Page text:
Ambulance took 90-minutes to transport dying man from Sunderland to Newcastle

Dean McMahon with mother Sharon.
Dean McMahon with mother Sharon.
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AN investigation is underway into why it took so long to move a dying man from Sunderland Royal Hospital to a critical care unit in Newcastle.

The family of Dean McMahon claim it took more than 90 minutes to transfer the 33-year-old between hospitals as he desperately fought for life.

Dean was discovered with massive head injuries at the rear of Carlisle Terrace in Southwick, Sunderland, on Tuesday, February 4.

It was first thought he had been the victim of an attack, but it was later suggested he had fallen, hitting his head.

After he was discovered at about 10.30am, Dean was taken to Sunderland Royal Hospital where he was put into a medically-induced coma before being transferred to Newcastle’s Royal Victoria Infirmary.

Now Dean’s family have been told it took in excess of 1hr 30 minutes to make the 13.9mile journey.

Mum Sharon, 50, of Fulwell, said: “I got to Sunderland Royal Hospital about 15 minutes after Dean arrived.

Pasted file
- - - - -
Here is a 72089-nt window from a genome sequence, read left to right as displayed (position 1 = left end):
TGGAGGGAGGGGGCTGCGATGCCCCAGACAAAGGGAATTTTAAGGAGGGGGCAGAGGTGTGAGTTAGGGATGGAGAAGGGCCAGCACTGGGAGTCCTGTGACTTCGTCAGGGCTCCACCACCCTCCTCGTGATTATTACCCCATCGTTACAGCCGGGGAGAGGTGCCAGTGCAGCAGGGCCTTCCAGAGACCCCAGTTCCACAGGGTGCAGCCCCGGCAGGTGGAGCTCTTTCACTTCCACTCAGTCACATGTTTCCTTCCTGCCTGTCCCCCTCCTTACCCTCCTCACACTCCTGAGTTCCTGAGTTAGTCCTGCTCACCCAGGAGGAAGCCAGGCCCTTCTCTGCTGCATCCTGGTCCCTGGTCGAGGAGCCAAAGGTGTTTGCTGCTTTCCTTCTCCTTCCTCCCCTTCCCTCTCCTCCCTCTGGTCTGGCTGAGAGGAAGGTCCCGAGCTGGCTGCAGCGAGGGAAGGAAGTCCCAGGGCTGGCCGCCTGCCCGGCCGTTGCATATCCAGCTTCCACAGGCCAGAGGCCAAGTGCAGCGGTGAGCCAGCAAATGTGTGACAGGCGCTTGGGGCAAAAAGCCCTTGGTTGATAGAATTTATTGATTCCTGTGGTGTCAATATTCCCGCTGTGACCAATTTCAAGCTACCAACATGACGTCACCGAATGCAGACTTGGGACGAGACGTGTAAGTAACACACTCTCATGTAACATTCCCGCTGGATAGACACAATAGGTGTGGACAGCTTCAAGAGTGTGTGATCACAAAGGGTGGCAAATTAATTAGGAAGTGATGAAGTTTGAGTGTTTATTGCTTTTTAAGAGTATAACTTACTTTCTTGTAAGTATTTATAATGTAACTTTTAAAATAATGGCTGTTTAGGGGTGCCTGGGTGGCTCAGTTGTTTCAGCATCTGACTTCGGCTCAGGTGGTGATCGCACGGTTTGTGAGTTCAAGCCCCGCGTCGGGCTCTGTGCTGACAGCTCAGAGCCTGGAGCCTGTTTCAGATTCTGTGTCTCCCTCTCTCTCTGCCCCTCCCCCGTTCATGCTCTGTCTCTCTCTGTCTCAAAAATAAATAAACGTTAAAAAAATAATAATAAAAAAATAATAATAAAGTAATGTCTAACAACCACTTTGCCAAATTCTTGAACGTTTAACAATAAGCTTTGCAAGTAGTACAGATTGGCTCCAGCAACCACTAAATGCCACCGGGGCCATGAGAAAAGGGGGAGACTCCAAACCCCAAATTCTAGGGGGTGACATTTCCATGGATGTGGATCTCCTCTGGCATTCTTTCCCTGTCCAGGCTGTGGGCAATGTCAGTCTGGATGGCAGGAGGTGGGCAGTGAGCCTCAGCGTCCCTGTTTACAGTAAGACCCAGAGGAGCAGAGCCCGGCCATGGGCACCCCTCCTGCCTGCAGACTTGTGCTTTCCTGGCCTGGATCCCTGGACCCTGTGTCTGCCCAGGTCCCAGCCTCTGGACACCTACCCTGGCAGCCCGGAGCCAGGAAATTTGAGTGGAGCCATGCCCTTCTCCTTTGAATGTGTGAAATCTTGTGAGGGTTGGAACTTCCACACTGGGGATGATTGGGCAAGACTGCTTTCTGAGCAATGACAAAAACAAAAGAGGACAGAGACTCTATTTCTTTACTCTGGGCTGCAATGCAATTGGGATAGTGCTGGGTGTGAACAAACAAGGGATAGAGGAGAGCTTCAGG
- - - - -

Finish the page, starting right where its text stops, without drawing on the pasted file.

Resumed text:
“They told me I couldn’t see him because they were getting ready to put him into the ambulance.”

Relatives have since told Sharon, who remembers little about the day, that she then demanded to see her son.

She added: “I have seen a pathology report which suggests the ambulance had to stop on its way to Newcastle in order to resuscitate Dean but that still doesn’t explain why it took so long.”

North East Ambulance Service (NEAS) bosses said they were investigating.

A spokesman for the Service said: “We are currently carrying out a detailed investigation into the circumstances surrounding this case. Until our final report is complete, it would be inappropriate to discuss the matter further in public.”

The McMahon family say this is the latest in a long line of unanswered questions surrounding Dean’s death.

Two men with Dean in the time leading up to when he sustained his injuries were later arrested. They remain on bail after they voluntarily attended a police station.

Sharon added: “Dean was in a house just before this happened and people have been telling us he fell in the house, while the police think he fell outside in the lane.

“Something is not right, and we just want some answers.”

The family, including 
Dean’s three sisters and 
four brothers, say they are struggling to come to terms with his death.

Dean, a former pupil of Southwick Primary School, had grown up in the area but had battled drug and alcohol problems for a number of years prior to his death.